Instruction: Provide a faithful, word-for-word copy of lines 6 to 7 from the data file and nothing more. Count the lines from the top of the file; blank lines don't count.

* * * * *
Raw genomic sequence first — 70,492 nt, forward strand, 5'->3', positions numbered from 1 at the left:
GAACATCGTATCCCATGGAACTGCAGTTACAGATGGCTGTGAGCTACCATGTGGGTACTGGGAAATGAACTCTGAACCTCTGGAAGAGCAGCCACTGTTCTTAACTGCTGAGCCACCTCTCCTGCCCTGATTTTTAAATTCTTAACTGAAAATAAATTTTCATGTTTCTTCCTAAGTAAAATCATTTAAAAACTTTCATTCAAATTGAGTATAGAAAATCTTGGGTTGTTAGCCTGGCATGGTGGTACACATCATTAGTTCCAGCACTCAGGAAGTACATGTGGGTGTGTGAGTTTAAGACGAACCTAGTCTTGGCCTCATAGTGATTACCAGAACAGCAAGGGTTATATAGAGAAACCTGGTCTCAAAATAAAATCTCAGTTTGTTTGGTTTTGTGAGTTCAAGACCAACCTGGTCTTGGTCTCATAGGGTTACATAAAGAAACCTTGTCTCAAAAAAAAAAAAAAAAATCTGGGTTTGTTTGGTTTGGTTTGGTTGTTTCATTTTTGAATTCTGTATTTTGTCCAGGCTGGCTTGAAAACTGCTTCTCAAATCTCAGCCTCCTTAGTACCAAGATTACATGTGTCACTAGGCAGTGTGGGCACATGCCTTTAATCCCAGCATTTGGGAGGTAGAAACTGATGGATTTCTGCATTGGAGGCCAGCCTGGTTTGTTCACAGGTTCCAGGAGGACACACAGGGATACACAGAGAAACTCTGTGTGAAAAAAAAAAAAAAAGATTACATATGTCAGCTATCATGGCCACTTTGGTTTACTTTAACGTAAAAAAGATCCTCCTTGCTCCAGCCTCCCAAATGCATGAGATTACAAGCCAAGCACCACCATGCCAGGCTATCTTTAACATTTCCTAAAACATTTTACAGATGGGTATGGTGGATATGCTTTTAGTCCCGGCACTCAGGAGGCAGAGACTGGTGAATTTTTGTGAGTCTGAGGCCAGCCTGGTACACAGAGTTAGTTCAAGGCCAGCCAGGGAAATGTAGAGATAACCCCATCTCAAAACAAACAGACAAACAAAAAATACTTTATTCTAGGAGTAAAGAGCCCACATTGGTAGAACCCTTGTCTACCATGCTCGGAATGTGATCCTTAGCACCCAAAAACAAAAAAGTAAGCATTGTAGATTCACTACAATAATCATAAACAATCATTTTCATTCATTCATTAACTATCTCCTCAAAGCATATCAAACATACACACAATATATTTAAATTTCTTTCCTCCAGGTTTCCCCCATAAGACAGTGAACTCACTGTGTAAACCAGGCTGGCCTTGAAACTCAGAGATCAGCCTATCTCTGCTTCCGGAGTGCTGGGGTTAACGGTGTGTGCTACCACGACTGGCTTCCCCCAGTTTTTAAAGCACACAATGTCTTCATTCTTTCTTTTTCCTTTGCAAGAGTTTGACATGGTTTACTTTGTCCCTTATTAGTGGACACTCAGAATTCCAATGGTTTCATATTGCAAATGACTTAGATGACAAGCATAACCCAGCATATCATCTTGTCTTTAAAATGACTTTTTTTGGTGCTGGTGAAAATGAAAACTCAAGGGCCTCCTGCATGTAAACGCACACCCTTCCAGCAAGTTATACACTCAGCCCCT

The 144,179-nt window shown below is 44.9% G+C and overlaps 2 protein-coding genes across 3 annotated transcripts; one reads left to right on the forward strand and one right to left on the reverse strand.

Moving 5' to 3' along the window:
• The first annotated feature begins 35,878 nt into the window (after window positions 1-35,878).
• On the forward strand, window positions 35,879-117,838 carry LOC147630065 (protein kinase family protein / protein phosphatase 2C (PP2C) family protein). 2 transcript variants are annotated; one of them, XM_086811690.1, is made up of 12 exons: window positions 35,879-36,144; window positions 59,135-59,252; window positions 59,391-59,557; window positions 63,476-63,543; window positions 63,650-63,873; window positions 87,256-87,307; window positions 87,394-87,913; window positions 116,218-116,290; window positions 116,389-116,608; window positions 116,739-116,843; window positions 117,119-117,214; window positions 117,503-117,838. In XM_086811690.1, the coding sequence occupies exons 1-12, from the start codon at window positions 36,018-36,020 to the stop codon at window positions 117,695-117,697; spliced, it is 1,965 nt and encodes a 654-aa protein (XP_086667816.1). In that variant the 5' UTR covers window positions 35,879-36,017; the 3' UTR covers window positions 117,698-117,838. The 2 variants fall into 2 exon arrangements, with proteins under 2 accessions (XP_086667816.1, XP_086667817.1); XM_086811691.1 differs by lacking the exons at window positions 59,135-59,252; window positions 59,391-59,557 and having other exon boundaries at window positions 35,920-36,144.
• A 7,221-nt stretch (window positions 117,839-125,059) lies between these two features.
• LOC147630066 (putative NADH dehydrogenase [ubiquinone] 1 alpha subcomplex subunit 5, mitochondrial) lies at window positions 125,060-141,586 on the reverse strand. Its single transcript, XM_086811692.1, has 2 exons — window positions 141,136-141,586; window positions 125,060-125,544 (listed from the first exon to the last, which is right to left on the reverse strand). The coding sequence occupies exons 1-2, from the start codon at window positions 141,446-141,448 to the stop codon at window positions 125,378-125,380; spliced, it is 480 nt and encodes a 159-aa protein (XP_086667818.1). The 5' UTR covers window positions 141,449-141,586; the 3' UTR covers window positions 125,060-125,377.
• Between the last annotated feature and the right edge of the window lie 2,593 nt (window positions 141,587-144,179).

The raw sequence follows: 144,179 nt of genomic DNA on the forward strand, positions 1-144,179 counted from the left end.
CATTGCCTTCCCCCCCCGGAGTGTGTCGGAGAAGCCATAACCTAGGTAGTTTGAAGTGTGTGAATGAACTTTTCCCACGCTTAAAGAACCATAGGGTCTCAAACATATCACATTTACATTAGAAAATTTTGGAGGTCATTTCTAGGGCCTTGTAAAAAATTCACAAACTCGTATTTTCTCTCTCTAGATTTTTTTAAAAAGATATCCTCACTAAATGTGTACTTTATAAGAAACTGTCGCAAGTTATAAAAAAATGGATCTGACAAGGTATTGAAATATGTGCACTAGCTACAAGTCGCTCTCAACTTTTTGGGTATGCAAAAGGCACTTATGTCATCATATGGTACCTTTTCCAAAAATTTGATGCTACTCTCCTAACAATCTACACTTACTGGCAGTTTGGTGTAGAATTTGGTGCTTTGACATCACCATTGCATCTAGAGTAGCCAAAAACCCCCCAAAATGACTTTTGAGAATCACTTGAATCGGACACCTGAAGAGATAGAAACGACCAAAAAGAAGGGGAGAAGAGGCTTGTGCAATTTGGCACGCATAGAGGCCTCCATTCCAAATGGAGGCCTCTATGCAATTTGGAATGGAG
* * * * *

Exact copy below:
• On the forward strand, window positions 35,879-117,838 carry LOC147630065 (protein kinase family protein / protein phosphatase 2C (PP2C) family protein). 2 transcript variants are annotated; one of them, XM_086811690.1, is made up of 12 exons: window positions 35,879-36,144; window positions 59,135-59,252; window positions 59,391-59,557; window positions 63,476-63,543; window positions 63,650-63,873; window positions 87,256-87,307; window positions 87,394-87,913; window positions 116,218-116,290; window positions 116,389-116,608; window positions 116,739-116,843; window positions 117,119-117,214; window positions 117,503-117,838. In XM_086811690.1, the coding sequence occupies exons 1-12, from the start codon at window positions 36,018-36,020 to the stop codon at window positions 117,695-117,697; spliced, it is 1,965 nt and encodes a 654-aa protein (XP_086667816.1). In that variant the 5' UTR covers window positions 35,879-36,017; the 3' UTR covers window positions 117,698-117,838. The 2 variants fall into 2 exon arrangements, with proteins under 2 accessions (XP_086667816.1, XP_086667817.1); XM_086811691.1 differs by lacking the exons at window positions 59,135-59,252; window positions 59,391-59,557 and having other exon boundaries at window positions 35,920-36,144.
• A 7,221-nt stretch (window positions 117,839-125,059) lies between these two features.